Community Foundation 2017

Nineteen Local Nonprofits To Participate in Matching Fund Challenge

Ten local nonprofits are creating new endowment funds this year, thanks to the Community Foundation’s new Matching Fund Challenge, which was announced by Community Foundation President Teresa Osborne at the organization’s annual meeting in February. Additionally, nine other charities are getting help from the Community Foundation to grow their existing endowments.

In all, nineteen nonprofits are participating in the program, from Ocracoke to Kitty Hawk, Hatteras Island to Roanoke Island. The causes they support range from health care to the arts, fire protection to animal welfare, historic preservation to emergency assistance for people in need.

“We are excited that so many diverse nonprofits from across the Outer Banks are taking advantage of this new grant program,” said Lorelei Costa, the Community Foundation’s executive director.

The goal of the Matching Fund Challenge, she said, is to help local nonprofits create, build, and publicize endowment funds. “An endowment can be extremely beneficial to a nonprofit because it can provide easy, reliable income each year to support the nonprofit’s mission,” stated Ms. Costa. “Endowments really are perpetual legacy funds that are invested to sustain a nonprofit for generations to come.”

The Matching Fund Challenge includes two components. First, the Community Foundation pledged $2,500 as a matching grant to local nonprofits that in turn pledged to contribute or raise a minimum of $2,500. The combined $5,000 would be invested in the organization’s endowment fund.

Second, the Community Foundation offered $1,000 Marketing Mini-Grants for organizations to promote their endowment to their supporters.

“We are automatically giving a Marketing Mini-Grant to every organization in the Matching Fund Challenge,” said Ms. Costa. “We are also offering five stand-alone Mini-Grants to organizations that already have endowments and just want resources to promote them.”

Organizations were included in the Challenge on a first-come, first-served basis. Originally the Community Foundation had planned to offer just 10 slots in this initial year. “But when 17 organizations signed up by 10:00 am on the first day of registration, we realized that there was huge demand for endowment funding,” explained Ms. Costa. “So we added more slots to include every group that committed on that first day.”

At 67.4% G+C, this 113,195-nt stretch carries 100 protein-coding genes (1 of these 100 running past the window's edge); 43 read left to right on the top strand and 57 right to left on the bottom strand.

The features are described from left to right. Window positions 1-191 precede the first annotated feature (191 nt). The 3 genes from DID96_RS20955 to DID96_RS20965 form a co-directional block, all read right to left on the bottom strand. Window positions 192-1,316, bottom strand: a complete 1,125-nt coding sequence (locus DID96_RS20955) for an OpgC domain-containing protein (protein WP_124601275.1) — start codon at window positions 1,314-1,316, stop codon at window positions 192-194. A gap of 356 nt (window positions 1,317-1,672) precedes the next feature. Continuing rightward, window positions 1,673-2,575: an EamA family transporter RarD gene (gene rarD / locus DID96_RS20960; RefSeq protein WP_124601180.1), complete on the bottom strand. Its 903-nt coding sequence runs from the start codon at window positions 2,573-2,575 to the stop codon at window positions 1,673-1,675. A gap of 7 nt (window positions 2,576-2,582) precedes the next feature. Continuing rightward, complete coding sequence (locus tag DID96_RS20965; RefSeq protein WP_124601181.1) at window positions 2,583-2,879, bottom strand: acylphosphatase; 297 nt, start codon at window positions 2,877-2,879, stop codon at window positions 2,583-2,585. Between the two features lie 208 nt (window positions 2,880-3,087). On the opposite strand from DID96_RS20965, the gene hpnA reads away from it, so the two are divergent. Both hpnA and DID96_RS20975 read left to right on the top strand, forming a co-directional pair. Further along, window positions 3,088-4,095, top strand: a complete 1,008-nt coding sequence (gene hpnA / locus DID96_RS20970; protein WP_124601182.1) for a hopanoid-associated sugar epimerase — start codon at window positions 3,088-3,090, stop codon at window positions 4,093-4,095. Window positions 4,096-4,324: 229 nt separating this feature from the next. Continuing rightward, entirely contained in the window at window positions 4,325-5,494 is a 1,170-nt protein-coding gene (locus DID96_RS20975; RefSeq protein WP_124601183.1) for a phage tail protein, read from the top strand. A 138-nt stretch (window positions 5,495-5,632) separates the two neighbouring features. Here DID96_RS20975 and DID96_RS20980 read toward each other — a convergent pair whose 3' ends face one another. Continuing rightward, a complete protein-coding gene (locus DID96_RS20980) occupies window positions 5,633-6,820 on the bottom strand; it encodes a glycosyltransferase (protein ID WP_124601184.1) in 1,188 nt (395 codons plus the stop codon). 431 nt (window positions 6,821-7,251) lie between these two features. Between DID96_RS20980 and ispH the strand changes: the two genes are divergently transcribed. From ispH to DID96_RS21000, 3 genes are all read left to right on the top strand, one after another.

The organizations participating in the Matching Fund Challenge are the Beach Food Pantry, Chicamacomico Historical Association, Children & Youth Partnership for Dare County, Community Care Clinic of Dare, Dare County Arts Council, Dare County Boat Builders Foundation, Food for Thought, Friends of Outer Banks History Center, Hatteras Island Cancer Foundation, Hatteras Village Civic Association, Interfaith Community Outreach, NC Lions VIP Fishing Tournament, Ocracoke Community Radio, Ocracoke Fire Protection Association, Outer Banks Hotline, Outer Banks Relief Foundation, and Outer Banks Sporting Events.

These groups have until November 30 to raise $2,500 each to take advantage of the matching grant.

“Anyone can help any one of these organizations receive their matching funds,” said Ms. Costa. “Interested donors should contact their favorite charities on the list to pledge their support.” The Community Foundation is asking each individual group to collect donations from supporters to ensure that gifts are attributed correctly.

In addition to the aforementioned nonprofits, the Elizabethan Gardens and the Outer Banks SPCA received stand-alone Marketing Mini-Grants to promote their endowments. There are THREE additional slots still available to other groups that have endowments and simply want marketing funds. These slots will close on June 30.

“The Matching Grant Challenge could not come at a better time for nonprofits,” said Ms. Costa. “Here on the Outer Banks, the competition for grants, donations, and business sponsorships has become incredibly fierce. An endowment, on the other hand, can provide dependable funding for a nonprofit for countless years ahead.”

Any 501(c)3 serving the Outer Banks that missed the Matching Fund Challenge in 2017 will have another chance in 2018, when the Community Foundation board intends to renew the Challenge in some iteration. Click here for more information about the Matching Fund Challenge.